China’s largest online travel platform, Trip.com, has argued that Chinese companies should be more open to remote work, as it moves to allow all staff to stay home two days a week following a sixth-month trial.
In pursuit of a more liberal approach to staff management, the company in 2021 conducted a large-scale “hybrid work” trial, which included over 1,600 participants. The results showed unaffected productivity and a decrease in labor turnover rates, the company said. Among the respondents, 93% felt they used their time more efficiently, and over 75% reported feeling an improvement in their wellness. Employees liked the system: support rose from 81.2% to 87.4% after the trial.
Managers, too, were happy with the arrangement, with 76% saying they hadn’t seen adverse effects on productivity.
It’s a step toward giving employees autonomy in an industry known for intense supervision. With COVID-19 mostly under control, China has missed out on the global shift to remote work. Chinese tech companies are known for requiring long hours in the office, often demanding staff use a GPS-enabled app to sign in. At e-commerce giant Alibaba, employees have complained of being fined 100 yuan ($15.7) for each minute they’re late. Other major tech firms have reportedly installed timers on toilets to limit bathroom breaks or smart cushions to monitor if employees are in their seats.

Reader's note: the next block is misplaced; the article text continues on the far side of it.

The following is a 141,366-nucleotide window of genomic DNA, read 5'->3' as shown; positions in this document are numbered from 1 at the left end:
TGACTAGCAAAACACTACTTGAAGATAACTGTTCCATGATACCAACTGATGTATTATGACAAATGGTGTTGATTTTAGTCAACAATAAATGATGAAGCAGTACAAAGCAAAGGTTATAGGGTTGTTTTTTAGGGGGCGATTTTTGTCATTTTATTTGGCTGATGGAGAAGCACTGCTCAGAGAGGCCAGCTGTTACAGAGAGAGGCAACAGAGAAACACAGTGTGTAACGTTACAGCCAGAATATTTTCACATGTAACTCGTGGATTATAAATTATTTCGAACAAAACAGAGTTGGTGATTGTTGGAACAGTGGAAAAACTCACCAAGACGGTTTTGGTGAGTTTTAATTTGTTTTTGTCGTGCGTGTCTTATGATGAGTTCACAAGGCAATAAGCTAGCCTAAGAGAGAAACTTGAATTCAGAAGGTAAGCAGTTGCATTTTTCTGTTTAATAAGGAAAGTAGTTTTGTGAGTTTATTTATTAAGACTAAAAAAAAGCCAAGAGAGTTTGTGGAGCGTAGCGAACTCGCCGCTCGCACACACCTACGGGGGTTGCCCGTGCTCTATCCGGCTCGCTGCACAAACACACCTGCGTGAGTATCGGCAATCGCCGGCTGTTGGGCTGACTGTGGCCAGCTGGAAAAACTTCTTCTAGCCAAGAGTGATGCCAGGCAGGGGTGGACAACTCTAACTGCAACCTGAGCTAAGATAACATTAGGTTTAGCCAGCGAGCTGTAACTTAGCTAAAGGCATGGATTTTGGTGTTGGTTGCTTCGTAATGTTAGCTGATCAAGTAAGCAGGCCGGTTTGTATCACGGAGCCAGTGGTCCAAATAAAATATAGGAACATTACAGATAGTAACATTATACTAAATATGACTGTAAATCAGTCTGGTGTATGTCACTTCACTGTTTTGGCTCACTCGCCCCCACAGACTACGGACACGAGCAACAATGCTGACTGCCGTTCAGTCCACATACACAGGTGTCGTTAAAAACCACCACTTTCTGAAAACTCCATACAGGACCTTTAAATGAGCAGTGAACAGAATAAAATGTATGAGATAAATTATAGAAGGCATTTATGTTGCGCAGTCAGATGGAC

The biggest tech firms have been reining in the most extreme forms of overtime during the past year, in the face of a backlash against “996” culture — working 9 a.m. to 9 p.m., six days a week. Alibaba previously introduced one day a week remote work in December last year.
The company previously conducted a similar trial in 2010, which showed benefits to productivity and staff retention, but didn’t implement the system at the time.
Trip.com founder and chairman James Liang said in the news release on Tuesday that hybrid work can also benefit society by “reducing traffic congestion, alleviating high housing prices and regional disparities, and contributing to families, female career development, and higher fertility rates.” Liang, who is also a professor at Peking University’s School of Economics, has become known for his outspoken views on China’s demography in recent years. He frequently advocates ideas to address China’s aging population and low birth rates.